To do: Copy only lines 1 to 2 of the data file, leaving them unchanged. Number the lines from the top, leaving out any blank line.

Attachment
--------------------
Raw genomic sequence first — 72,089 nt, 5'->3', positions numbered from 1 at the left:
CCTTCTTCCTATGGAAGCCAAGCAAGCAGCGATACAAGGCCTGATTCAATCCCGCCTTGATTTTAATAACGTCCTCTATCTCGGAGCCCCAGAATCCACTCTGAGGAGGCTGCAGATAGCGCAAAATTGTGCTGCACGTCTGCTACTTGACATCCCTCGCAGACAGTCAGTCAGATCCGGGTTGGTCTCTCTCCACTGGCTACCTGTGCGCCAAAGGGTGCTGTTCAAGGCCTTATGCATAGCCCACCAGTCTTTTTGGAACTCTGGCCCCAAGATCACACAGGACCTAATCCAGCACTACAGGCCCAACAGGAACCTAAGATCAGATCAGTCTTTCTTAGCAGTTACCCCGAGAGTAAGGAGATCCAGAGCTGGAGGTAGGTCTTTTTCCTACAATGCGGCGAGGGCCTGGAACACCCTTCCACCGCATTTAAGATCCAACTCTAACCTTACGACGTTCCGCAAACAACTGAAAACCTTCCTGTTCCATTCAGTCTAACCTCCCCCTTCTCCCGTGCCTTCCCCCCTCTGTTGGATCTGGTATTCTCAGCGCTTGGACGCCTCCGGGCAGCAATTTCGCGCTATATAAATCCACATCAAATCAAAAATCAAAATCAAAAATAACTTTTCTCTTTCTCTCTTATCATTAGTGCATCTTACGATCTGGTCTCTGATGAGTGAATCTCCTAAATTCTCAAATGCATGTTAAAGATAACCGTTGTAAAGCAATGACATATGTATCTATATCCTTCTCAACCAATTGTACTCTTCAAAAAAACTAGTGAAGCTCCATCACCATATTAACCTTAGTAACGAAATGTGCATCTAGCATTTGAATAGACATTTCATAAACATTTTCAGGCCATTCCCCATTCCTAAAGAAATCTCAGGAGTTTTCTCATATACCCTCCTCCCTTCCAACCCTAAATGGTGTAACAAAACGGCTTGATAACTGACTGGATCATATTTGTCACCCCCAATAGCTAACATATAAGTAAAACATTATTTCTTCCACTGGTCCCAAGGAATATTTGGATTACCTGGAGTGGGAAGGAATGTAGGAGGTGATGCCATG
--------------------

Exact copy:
Raw genomic sequence first — 72,089 nt, 5'->3', positions numbered from 1 at the left:
CCTTCTTCCTATGGAAGCCAAGCAAGCAGCGATACAAGGCCTGATTCAATCCCGCCTTGATTTTAATAACGTCCTCTATCTCGGAGCCCCAGAATCCACTCTGAGGAGGCTGCAGATAGCGCAAAATTGTGCTGCACGTCTGCTACTTGACATCCCTCGCAGACAGTCAGTCAGATCCGGGTTGGTCTCTCTCCACTGGCTACCTGTGCGCCAAAGGGTGCTGTTCAAGGCCTTATGCATAGCCCACCAGTCTTTTTGGAACTCTGGCCCCAAGATCACACAGGACCTAATCCAGCACTACAGGCCCAACAGGAACCTAAGATCAGATCAGTCTTTCTTAGCAGTTACCCCGAGAGTAAGGAGATCCAGAGCTGGAGGTAGGTCTTTTTCCTACAATGCGGCGAGGGCCTGGAACACCCTTCCACCGCATTTAAGATCCAACTCTAACCTTACGACGTTCCGCAAACAACTGAAAACCTTCCTGTTCCATTCAGTCTAACCTCCCCCTTCTCCCGTGCCTTCCCCCCTCTGTTGGATCTGGTATTCTCAGCGCTTGGACGCCTCCGGGCAGCAATTTCGCGCTATATAAATCCACATCAAATCAAAAATCAAAATCAAAAATAACTTTTCTCTTTCTCTCTTATCATTAGTGCATCTTACGATCTGGTCTCTGATGAGTGAATCTCCTAAATTCTCAAATGCATGTTAAAGATAACCGTTGTAAAGCAATGACATATGTATCTATATCCTTCTCAACCAATTGTACTCTTCAAAAAAACTAGTGAAGCTCCATCACCATATTAACCTTAGTAACGAAATGTGCATCTAGCATTTGAATAGACATTTCATAAACATTTTCAGGCCATTCCCCATTCCTAAAGAAATCTCAGGAGTTTTCTCATATACCCTCCTCCCTTCCAACCCTAAATGGTGTAACAAAACGGCTTGATAACTGACTGGATCATATTTGTCACCCCCAATAGCTAACATATAAGTAAAACATTATTTCTTCCACTGGTCCCAAGGAATATTTGGATTACCTGGAGTGGGAAGGAATGTAGGAGGTGATGCCATG